Located within the 180-acre Springs Preserve campus near downtown Las Vegas, the Desert Living Center is a public outreach and applied research facility designed to “promote sustainable life in the Mojave Desert.” Designed by Lucchesi Galati Architects, the complex opened in 2007 and includes space for exhibits, classrooms, offices, and gardens that explore sustainable solutions to environmental issues. Each of the five buildings in the complex was designed to focus on a different sustainable practice. Because the project is intended celebrate its desert environment, the architects employed several traditional strategies for desert living and paid close attention to the use of local materials to achieve a distinct sense of place. The Desert Living Center's mission is to educate the public about environmental stewardship and sustainable living.
General Design Strategies: The architects studied techniques used by traditional desert cultures such as the Anasazi of the Mojave region as well as those employed traditionally in the Middle East. As a result, each building was carefully oriented to take advantage of passive solar design and natural light. Thick walls help to insulate and maintain consistent indoor temperatures, even when outdoor temperatures reach extremes. To further reduce the need for active heating and cooling, portions of the building are bermed, or sunk into the ground, using the earth as a natural thermal insulator. The building envelope consists of straw bale or rammed earth construction.
Straw bale walls are used for non-loadbearing walls and provide good thermal insulation for the building envelope. Straw is a natural, renewable building material and this technique is well suited to the dry, desert environment of Las Vegas. The center has the distinction of being the largest straw bale construction project in the U.S.
Rammed earth construction is also used extensively on the project. Indigenous peoples in the region such as the Anasazi and Hopi used this technique. Construction of rammed earth walls is somewhat similar to concrete in that a wooden formwork must be constructed. Layers of earth are then alternately added and compacted. For this project, a mixture of sand, gravel, clay, and concrete was used. Because the individual earth layers can comprise slightly different material mixtures, rammed earth walls will often have a distinctive, stratified appearance. The solid rammed earth walls can be used for some load-bearing applications. They have a very high thermal mass and are used in conjunction with passive solar design for storing and maintaining consistent indoor temperatures.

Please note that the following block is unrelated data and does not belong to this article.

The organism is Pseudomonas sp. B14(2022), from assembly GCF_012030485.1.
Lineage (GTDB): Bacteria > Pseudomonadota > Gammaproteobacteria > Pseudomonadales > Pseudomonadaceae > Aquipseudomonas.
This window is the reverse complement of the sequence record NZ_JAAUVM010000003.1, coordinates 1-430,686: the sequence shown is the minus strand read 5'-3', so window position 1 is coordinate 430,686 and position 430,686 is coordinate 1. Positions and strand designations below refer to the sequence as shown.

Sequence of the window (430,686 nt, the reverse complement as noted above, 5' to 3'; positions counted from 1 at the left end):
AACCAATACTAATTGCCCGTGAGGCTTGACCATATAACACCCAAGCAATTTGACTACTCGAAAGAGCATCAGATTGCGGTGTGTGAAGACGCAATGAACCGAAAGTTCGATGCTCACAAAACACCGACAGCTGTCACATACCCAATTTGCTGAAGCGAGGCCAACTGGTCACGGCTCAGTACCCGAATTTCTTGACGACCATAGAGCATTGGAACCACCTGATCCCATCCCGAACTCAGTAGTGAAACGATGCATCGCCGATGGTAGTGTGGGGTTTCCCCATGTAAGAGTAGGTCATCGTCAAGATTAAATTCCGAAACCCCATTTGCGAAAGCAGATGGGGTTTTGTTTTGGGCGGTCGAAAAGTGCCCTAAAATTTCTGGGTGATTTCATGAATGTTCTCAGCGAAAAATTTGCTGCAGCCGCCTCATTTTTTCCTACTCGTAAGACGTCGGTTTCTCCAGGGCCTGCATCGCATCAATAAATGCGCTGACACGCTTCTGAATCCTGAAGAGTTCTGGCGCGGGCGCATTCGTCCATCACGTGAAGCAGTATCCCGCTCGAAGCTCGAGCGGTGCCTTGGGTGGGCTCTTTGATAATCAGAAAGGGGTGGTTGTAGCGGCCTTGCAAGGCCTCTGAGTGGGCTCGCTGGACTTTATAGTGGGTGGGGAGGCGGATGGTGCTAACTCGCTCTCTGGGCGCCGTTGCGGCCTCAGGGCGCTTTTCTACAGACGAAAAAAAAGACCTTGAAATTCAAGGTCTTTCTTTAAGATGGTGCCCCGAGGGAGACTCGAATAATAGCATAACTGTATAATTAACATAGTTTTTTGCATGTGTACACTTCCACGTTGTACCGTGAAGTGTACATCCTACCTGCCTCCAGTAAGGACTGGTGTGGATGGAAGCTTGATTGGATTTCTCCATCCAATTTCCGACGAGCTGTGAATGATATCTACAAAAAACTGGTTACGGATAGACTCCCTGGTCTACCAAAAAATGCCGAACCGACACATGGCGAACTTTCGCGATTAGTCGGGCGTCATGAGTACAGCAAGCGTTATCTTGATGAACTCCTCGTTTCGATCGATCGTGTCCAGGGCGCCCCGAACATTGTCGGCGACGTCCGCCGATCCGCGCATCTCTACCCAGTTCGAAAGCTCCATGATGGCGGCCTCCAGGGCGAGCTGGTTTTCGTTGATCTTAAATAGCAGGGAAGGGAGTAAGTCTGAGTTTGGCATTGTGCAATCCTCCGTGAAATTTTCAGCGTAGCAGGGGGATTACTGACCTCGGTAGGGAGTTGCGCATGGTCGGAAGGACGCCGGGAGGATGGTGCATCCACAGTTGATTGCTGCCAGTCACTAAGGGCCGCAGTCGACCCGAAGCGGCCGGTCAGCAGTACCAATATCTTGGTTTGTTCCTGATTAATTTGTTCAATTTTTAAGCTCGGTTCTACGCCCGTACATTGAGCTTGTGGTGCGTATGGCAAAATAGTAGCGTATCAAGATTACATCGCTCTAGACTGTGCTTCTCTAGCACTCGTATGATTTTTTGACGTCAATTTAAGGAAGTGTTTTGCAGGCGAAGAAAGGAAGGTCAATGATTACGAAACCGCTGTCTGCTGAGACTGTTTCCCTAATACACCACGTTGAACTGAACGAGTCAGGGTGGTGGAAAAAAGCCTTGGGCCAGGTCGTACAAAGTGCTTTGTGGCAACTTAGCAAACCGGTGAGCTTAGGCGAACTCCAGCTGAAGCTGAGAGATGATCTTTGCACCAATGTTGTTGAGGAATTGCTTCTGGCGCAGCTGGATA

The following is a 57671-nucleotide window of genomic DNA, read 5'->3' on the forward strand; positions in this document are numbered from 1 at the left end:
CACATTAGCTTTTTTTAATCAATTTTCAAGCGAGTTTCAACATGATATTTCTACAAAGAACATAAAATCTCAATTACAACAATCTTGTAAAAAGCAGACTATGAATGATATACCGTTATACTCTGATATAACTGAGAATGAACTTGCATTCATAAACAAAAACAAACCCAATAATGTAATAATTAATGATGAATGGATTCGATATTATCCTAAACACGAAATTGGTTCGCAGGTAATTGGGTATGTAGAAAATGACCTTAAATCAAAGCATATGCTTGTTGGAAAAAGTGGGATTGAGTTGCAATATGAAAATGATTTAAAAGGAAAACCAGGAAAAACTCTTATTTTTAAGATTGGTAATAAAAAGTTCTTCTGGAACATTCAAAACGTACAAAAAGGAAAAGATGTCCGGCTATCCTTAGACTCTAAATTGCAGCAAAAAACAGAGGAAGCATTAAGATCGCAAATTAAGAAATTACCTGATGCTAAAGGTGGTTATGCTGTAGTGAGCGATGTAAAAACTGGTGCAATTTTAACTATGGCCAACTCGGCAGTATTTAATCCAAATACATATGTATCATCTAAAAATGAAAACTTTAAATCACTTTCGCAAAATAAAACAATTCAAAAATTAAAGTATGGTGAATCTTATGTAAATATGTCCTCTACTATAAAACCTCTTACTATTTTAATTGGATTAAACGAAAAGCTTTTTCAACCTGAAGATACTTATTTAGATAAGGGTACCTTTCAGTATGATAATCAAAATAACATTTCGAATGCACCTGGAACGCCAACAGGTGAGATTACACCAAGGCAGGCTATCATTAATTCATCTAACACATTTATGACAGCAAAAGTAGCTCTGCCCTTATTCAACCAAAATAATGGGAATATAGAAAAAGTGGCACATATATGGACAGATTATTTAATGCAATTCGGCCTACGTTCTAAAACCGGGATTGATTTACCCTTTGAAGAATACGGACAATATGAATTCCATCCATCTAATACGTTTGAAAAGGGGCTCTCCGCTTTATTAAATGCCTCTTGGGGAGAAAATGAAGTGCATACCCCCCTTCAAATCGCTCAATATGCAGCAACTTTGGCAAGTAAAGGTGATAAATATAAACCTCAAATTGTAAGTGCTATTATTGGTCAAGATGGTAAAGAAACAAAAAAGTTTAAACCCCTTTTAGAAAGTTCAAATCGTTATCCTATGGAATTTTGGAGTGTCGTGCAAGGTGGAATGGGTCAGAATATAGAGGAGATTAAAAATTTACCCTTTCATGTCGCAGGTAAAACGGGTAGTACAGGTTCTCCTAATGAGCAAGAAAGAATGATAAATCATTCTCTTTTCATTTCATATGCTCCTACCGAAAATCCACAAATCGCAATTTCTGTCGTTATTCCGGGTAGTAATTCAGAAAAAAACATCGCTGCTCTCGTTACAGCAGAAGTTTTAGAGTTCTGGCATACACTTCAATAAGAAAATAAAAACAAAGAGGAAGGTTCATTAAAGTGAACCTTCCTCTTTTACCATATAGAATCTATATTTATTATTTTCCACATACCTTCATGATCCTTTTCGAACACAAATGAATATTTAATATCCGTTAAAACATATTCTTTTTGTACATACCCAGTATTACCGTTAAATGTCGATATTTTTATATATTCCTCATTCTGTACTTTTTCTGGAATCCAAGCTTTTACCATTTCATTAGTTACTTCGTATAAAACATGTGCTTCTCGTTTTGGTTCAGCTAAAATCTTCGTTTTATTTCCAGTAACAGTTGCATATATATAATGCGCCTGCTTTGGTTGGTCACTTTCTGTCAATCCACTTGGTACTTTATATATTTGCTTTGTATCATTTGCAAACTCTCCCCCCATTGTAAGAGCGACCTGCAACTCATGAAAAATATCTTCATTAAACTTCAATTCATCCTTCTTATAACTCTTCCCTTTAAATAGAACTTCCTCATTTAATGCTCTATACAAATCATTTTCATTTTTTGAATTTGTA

Another key strategy used on the project is the incorporation of cool towers. This ancient technique has been used for centuries in the Middle East where a similar desert climate can create extreme diurnal temperatures. The cool towers extend well above the roof of the building and are positioned to catch prevailing winds and force the cooler air down into the living areas. As the cool air enters the building, warmer/stale air is simultaneously exhausted. This technique naturally cools and ventilates the building without supplemental energy. Four of the five buildings in the Desert Living Center employ cool towers to supplement mechanical cooling systems.
Wastewater for the complex is treated on-site through a water collection and bio-filtration system. The complex contains an elaborate system of gardens and bio swales where indigenous plants filter and treat both gray and black wastewater, which is then reused for non-potable applications.
The complex makes extensive use of renewable energy. A large photovoltaic array covers the parking area. This array not only helps to supplement the center's energy needs but also significantly reduces heat island effect over the parking area and improves visitor comfort.
The project serves as a compelling example of how good design can allow buildings to touch their ecosystems lightly and serve their communities effectively, even in the most extreme of environments.